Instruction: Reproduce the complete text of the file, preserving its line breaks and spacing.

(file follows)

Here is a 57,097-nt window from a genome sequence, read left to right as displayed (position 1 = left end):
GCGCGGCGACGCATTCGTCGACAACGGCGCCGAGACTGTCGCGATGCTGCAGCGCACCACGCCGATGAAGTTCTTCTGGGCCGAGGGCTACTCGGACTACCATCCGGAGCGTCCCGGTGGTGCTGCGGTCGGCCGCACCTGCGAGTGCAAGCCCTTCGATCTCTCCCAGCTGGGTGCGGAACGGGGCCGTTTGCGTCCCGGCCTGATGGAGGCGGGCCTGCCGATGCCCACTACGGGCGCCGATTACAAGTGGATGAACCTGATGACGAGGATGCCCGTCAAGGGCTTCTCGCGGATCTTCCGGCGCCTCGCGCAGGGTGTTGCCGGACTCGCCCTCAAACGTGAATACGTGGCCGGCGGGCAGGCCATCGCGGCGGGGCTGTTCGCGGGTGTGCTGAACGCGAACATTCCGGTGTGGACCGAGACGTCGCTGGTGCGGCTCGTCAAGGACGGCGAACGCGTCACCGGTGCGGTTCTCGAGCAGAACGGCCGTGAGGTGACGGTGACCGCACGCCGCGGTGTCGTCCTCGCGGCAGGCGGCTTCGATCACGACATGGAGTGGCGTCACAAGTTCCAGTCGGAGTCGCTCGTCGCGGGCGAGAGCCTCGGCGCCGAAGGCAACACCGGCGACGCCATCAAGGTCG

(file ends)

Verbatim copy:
Here is a 57,097-nt window from a genome sequence, read left to right as displayed (position 1 = left end):
GCGCGGCGACGCATTCGTCGACAACGGCGCCGAGACTGTCGCGATGCTGCAGCGCACCACGCCGATGAAGTTCTTCTGGGCCGAGGGCTACTCGGACTACCATCCGGAGCGTCCCGGTGGTGCTGCGGTCGGCCGCACCTGCGAGTGCAAGCCCTTCGATCTCTCCCAGCTGGGTGCGGAACGGGGCCGTTTGCGTCCCGGCCTGATGGAGGCGGGCCTGCCGATGCCCACTACGGGCGCCGATTACAAGTGGATGAACCTGATGACGAGGATGCCCGTCAAGGGCTTCTCGCGGATCTTCCGGCGCCTCGCGCAGGGTGTTGCCGGACTCGCCCTCAAACGTGAATACGTGGCCGGCGGGCAGGCCATCGCGGCGGGGCTGTTCGCGGGTGTGCTGAACGCGAACATTCCGGTGTGGACCGAGACGTCGCTGGTGCGGCTCGTCAAGGACGGCGAACGCGTCACCGGTGCGGTTCTCGAGCAGAACGGCCGTGAGGTGACGGTGACCGCACGCCGCGGTGTCGTCCTCGCGGCAGGCGGCTTCGATCACGACATGGAGTGGCGTCACAAGTTCCAGTCGGAGTCGCTCGTCGCGGGCGAGAGCCTCGGCGCCGAAGGCAACACCGGCGACGCCATCAAGGTCG